Agency Deficiencies Focus of Newly Proposed Scientific Subcommittee

Posted 22 August 2012 | By Alexander Gaffney, RAC 

The US Food and Drug Administration's (FDA) Science Board will consider a motion to establish a new subcommittee at an October 2012 meeting that will seek to revisit some of the problems raised in a landmark 2007 report about scientific deficiencies at FDA.

That report, FDA Science and Mission at Risk(2007), was prepared by the Science Board's Subcommittee on Science and Technology, and leveled three charges against FDA: Its scientific base is weak and eroding; FDA has insufficient regulatory capacity or capability to accomplish its mission; and the agency's information technology infrastructure is inadequate to accomplish its mission.

FDA Regulators in a 'Fire-Fighting Posture'

"The nation is at risk if FDA science is at risk," claimed the report, and then-present deficiencies were only likely to grow in response to increasing demands on the agency and increasing resource constraints.

Scientific advancements, in particular, were highlighted as being one source of extraordinary pressure on the agency. "FDA's inability to keep up with scientific advances means that American lives are at risk," the subcommittee wrote. "While the world of drug discovery and development has undergone revolutionary change - shifting from cellular to molecular and gene-based approaches - FDA's evaluation methods have remained largely unchanged over the last half century."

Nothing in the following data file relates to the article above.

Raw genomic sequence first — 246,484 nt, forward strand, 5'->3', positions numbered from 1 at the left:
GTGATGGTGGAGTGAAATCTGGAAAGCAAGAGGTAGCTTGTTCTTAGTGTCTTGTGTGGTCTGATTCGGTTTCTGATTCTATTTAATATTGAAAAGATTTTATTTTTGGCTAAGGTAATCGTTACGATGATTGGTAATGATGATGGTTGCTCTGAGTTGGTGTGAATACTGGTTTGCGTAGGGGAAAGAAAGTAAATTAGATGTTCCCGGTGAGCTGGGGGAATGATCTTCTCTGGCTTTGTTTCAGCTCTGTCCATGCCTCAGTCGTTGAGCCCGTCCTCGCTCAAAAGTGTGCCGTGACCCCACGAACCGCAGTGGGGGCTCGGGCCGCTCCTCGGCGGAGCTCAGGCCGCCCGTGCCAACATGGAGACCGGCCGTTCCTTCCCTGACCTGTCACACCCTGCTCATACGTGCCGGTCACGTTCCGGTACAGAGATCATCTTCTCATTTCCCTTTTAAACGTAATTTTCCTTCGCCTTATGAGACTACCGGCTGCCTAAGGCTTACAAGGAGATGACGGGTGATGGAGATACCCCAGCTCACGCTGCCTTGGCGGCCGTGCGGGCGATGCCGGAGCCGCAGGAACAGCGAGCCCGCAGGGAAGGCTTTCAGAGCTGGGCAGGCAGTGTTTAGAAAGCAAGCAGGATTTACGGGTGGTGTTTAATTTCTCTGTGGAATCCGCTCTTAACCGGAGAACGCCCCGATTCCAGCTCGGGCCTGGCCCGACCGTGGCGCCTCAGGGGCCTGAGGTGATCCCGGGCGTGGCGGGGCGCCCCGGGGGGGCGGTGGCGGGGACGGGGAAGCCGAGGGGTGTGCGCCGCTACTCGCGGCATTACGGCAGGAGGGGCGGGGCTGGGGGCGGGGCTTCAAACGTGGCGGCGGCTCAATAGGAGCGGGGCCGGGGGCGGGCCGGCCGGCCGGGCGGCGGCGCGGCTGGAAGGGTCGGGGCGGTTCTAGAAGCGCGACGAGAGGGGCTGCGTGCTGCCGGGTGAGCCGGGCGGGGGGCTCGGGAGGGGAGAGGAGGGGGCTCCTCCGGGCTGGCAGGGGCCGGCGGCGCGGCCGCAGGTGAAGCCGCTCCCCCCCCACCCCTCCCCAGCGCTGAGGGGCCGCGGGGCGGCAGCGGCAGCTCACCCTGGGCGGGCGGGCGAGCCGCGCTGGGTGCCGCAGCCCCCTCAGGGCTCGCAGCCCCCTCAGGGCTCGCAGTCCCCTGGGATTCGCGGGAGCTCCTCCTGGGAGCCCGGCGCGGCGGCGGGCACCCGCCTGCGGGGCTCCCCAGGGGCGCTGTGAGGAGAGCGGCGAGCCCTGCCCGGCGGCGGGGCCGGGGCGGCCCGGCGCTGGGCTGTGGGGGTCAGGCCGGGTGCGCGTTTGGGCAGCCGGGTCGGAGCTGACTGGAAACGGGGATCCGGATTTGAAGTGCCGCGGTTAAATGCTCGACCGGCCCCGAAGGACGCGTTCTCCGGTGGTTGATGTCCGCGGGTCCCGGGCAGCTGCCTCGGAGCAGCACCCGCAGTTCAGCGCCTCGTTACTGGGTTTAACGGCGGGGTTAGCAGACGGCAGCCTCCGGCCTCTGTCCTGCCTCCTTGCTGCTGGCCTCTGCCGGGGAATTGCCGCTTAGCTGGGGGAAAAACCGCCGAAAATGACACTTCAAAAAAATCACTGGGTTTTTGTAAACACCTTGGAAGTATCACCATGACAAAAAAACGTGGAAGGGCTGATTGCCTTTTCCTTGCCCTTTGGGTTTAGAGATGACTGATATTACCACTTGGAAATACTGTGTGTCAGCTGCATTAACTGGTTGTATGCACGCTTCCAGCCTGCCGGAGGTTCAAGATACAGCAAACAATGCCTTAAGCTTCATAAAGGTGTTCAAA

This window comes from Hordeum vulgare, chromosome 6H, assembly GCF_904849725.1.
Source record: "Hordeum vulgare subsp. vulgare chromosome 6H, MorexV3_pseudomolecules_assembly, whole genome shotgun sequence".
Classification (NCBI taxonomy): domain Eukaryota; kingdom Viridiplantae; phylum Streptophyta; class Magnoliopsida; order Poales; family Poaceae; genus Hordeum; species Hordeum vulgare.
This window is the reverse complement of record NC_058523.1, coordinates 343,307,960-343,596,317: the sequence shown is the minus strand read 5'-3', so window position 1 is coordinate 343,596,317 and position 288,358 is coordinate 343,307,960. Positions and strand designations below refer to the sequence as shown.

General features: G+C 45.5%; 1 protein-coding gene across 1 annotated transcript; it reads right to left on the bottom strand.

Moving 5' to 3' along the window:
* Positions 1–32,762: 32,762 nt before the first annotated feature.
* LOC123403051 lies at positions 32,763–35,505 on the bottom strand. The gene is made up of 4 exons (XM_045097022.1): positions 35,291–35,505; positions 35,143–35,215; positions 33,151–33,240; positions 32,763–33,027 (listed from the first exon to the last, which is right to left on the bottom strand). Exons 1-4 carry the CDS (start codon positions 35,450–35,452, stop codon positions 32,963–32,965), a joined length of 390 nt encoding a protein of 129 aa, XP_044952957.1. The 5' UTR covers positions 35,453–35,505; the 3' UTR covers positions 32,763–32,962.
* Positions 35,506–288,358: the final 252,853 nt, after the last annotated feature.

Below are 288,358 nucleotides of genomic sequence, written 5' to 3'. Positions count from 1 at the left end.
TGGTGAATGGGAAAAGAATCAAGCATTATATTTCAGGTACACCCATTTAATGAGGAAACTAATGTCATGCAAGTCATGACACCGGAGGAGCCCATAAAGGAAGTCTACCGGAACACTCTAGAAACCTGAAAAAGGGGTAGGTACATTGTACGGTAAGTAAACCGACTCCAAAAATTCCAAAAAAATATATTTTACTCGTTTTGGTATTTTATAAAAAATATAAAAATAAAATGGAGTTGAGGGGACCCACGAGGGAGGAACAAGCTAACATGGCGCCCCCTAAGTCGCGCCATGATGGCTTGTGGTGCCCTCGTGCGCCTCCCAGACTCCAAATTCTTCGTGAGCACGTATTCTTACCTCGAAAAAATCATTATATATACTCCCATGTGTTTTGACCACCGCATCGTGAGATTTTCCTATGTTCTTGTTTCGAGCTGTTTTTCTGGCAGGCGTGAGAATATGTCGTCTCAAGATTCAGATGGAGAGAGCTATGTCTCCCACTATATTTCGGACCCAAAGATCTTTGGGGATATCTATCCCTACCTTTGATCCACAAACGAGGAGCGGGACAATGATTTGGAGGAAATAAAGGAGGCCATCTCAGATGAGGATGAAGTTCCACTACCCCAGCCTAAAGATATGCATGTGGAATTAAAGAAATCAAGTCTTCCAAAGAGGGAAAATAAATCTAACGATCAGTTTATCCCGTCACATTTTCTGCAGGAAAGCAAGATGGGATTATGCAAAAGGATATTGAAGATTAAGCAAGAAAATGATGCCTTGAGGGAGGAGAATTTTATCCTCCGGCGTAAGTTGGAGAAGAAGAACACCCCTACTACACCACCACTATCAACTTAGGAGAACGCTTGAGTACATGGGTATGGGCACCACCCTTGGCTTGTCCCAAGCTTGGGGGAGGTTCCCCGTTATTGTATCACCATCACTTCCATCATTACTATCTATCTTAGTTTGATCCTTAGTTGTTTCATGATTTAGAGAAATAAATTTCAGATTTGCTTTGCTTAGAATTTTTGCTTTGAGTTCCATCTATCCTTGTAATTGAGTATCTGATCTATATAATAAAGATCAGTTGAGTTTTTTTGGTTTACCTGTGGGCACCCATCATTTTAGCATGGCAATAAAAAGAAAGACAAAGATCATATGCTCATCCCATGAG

"Due to constrained resources and lack of adequate staff, FDA is engaged in reactive regulatory priority setting or a fire-fighting regulatory posture instead of pursuing a culture of proactive regulatory science," continued the Subcommittee.

Establishing a new Subcommittee

In its 22 August Federal Register posting, the Science Board said it was looking to establish a new subcommittee to evaluate the agency's progress in making changes to address the deficiencies raised in the report, as well as several other areas in which the agency has been making changes. 

The science board said it intends to receive updates from the Center for Devices and Radiological health (CDRH) regarding its Research Review subcommittee and Global Health subcommittee, from FDA regarding its 2011 Strategic Plan for Regulatory Science, and from research conducted by the Center for Biologics Evaluation and Research.

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